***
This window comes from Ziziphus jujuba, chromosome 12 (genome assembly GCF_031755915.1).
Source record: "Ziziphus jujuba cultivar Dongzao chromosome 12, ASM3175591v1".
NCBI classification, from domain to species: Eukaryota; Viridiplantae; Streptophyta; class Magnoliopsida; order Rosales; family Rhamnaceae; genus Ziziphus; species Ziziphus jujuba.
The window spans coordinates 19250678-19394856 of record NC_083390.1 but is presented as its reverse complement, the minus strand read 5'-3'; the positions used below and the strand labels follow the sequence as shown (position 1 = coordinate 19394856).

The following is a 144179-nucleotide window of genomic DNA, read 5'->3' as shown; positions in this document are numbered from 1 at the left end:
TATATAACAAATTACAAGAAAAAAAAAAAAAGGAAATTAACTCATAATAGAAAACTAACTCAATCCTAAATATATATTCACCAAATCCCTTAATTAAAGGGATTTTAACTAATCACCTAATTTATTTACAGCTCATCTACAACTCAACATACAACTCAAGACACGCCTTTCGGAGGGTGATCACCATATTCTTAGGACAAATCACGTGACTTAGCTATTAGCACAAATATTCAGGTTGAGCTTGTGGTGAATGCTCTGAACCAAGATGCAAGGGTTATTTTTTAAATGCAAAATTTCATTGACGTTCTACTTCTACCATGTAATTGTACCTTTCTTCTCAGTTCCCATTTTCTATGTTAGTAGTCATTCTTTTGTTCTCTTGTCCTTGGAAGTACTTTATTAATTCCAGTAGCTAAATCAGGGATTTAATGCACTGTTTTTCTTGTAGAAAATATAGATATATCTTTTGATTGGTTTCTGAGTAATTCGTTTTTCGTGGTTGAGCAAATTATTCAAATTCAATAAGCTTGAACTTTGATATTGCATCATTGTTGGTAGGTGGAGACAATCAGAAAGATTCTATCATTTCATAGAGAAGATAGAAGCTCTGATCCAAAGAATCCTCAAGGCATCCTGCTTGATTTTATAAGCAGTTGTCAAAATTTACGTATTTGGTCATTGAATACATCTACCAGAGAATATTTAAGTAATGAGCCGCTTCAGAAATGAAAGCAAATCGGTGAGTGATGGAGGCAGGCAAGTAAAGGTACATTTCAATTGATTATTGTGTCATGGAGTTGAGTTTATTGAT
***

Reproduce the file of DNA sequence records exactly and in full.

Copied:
This window comes from Ziziphus jujuba, chromosome 12 (genome assembly GCF_031755915.1).
Source record: "Ziziphus jujuba cultivar Dongzao chromosome 12, ASM3175591v1".
NCBI classification, from domain to species: Eukaryota; Viridiplantae; Streptophyta; class Magnoliopsida; order Rosales; family Rhamnaceae; genus Ziziphus; species Ziziphus jujuba.
The window spans coordinates 19250678-19394856 of record NC_083390.1 but is presented as its reverse complement, the minus strand read 5'-3'; the positions used below and the strand labels follow the sequence as shown (position 1 = coordinate 19394856).

The following is a 144179-nucleotide window of genomic DNA, read 5'->3' as shown; positions in this document are numbered from 1 at the left end:
TATATAACAAATTACAAGAAAAAAAAAAAAAGGAAATTAACTCATAATAGAAAACTAACTCAATCCTAAATATATATTCACCAAATCCCTTAATTAAAGGGATTTTAACTAATCACCTAATTTATTTACAGCTCATCTACAACTCAACATACAACTCAAGACACGCCTTTCGGAGGGTGATCACCATATTCTTAGGACAAATCACGTGACTTAGCTATTAGCACAAATATTCAGGTTGAGCTTGTGGTGAATGCTCTGAACCAAGATGCAAGGGTTATTTTTTAAATGCAAAATTTCATTGACGTTCTACTTCTACCATGTAATTGTACCTTTCTTCTCAGTTCCCATTTTCTATGTTAGTAGTCATTCTTTTGTTCTCTTGTCCTTGGAAGTACTTTATTAATTCCAGTAGCTAAATCAGGGATTTAATGCACTGTTTTTCTTGTAGAAAATATAGATATATCTTTTGATTGGTTTCTGAGTAATTCGTTTTTCGTGGTTGAGCAAATTATTCAAATTCAATAAGCTTGAACTTTGATATTGCATCATTGTTGGTAGGTGGAGACAATCAGAAAGATTCTATCATTTCATAGAGAAGATAGAAGCTCTGATCCAAAGAATCCTCAAGGCATCCTGCTTGATTTTATAAGCAGTTGTCAAAATTTACGTATTTGGTCATTGAATACATCTACCAGAGAATATTTAAGTAATGAGCCGCTTCAGAAATGAAAGCAAATCGGTGAGTGATGGAGGCAGGCAAGTAAAGGTACATTTCAATTGATTATTGTGTCATGGAGTTGAGTTTATTGAT